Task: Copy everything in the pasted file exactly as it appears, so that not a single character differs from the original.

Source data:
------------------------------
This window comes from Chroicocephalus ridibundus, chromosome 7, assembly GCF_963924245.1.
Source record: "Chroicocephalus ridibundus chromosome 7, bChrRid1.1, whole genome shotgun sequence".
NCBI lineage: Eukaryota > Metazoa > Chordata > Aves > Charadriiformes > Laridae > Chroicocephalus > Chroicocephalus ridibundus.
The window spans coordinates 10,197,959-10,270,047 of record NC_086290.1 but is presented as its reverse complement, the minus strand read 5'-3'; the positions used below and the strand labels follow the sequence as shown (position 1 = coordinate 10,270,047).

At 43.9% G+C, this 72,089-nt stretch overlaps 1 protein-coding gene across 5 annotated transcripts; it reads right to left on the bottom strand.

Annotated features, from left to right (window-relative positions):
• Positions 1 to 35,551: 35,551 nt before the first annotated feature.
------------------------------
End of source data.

This window comes from Chroicocephalus ridibundus, chromosome 7, assembly GCF_963924245.1.
Source record: "Chroicocephalus ridibundus chromosome 7, bChrRid1.1, whole genome shotgun sequence".
NCBI lineage: Eukaryota > Metazoa > Chordata > Aves > Charadriiformes > Laridae > Chroicocephalus > Chroicocephalus ridibundus.
The window spans coordinates 10,197,959-10,270,047 of record NC_086290.1 but is presented as its reverse complement, the minus strand read 5'-3'; the positions used below and the strand labels follow the sequence as shown (position 1 = coordinate 10,270,047).

At 43.9% G+C, this 72,089-nt stretch overlaps 1 protein-coding gene across 5 annotated transcripts; it reads right to left on the bottom strand.

Annotated features, from left to right (window-relative positions):
• Positions 1 to 35,551: 35,551 nt before the first annotated feature.